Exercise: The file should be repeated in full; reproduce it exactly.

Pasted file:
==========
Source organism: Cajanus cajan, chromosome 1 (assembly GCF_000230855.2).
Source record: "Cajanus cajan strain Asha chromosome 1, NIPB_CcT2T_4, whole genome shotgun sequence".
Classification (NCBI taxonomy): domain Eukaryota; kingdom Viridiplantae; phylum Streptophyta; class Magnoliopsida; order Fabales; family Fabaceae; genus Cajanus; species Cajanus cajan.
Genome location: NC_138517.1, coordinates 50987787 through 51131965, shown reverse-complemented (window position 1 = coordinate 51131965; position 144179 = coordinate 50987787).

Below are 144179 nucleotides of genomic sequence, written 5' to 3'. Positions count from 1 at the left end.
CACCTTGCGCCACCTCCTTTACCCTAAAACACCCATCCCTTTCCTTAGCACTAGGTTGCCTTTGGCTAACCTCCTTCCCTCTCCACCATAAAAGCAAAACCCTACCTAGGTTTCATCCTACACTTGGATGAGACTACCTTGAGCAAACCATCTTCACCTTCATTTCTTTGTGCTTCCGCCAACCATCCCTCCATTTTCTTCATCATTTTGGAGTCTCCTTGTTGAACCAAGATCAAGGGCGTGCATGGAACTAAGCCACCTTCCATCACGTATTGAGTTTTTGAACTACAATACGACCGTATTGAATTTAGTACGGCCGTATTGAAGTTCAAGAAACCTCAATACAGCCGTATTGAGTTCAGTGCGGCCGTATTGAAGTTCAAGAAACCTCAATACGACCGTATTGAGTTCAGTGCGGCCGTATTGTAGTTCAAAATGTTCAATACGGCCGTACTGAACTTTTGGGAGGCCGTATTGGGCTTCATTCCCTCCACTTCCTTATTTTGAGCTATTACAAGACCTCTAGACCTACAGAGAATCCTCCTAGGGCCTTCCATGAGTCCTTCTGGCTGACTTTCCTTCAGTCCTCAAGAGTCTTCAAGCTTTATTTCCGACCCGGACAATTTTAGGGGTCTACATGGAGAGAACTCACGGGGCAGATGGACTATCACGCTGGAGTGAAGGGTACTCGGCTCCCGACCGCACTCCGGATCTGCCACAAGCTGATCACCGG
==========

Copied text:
Source organism: Cajanus cajan, chromosome 1 (assembly GCF_000230855.2).
Source record: "Cajanus cajan strain Asha chromosome 1, NIPB_CcT2T_4, whole genome shotgun sequence".
Classification (NCBI taxonomy): domain Eukaryota; kingdom Viridiplantae; phylum Streptophyta; class Magnoliopsida; order Fabales; family Fabaceae; genus Cajanus; species Cajanus cajan.
Genome location: NC_138517.1, coordinates 50987787 through 51131965, shown reverse-complemented (window position 1 = coordinate 51131965; position 144179 = coordinate 50987787).

Below are 144179 nucleotides of genomic sequence, written 5' to 3'. Positions count from 1 at the left end.
CACCTTGCGCCACCTCCTTTACCCTAAAACACCCATCCCTTTCCTTAGCACTAGGTTGCCTTTGGCTAACCTCCTTCCCTCTCCACCATAAAAGCAAAACCCTACCTAGGTTTCATCCTACACTTGGATGAGACTACCTTGAGCAAACCATCTTCACCTTCATTTCTTTGTGCTTCCGCCAACCATCCCTCCATTTTCTTCATCATTTTGGAGTCTCCTTGTTGAACCAAGATCAAGGGCGTGCATGGAACTAAGCCACCTTCCATCACGTATTGAGTTTTTGAACTACAATACGACCGTATTGAATTTAGTACGGCCGTATTGAAGTTCAAGAAACCTCAATACAGCCGTATTGAGTTCAGTGCGGCCGTATTGAAGTTCAAGAAACCTCAATACGACCGTATTGAGTTCAGTGCGGCCGTATTGTAGTTCAAAATGTTCAATACGGCCGTACTGAACTTTTGGGAGGCCGTATTGGGCTTCATTCCCTCCACTTCCTTATTTTGAGCTATTACAAGACCTCTAGACCTACAGAGAATCCTCCTAGGGCCTTCCATGAGTCCTTCTGGCTGACTTTCCTTCAGTCCTCAAGAGTCTTCAAGCTTTATTTCCGACCCGGACAATTTTAGGGGTCTACATGGAGAGAACTCACGGGGCAGATGGACTATCACGCTGGAGTGAAGGGTACTCGGCTCCCGACCGCACTCCGGATCTGCCACAAGCTGATCACCGG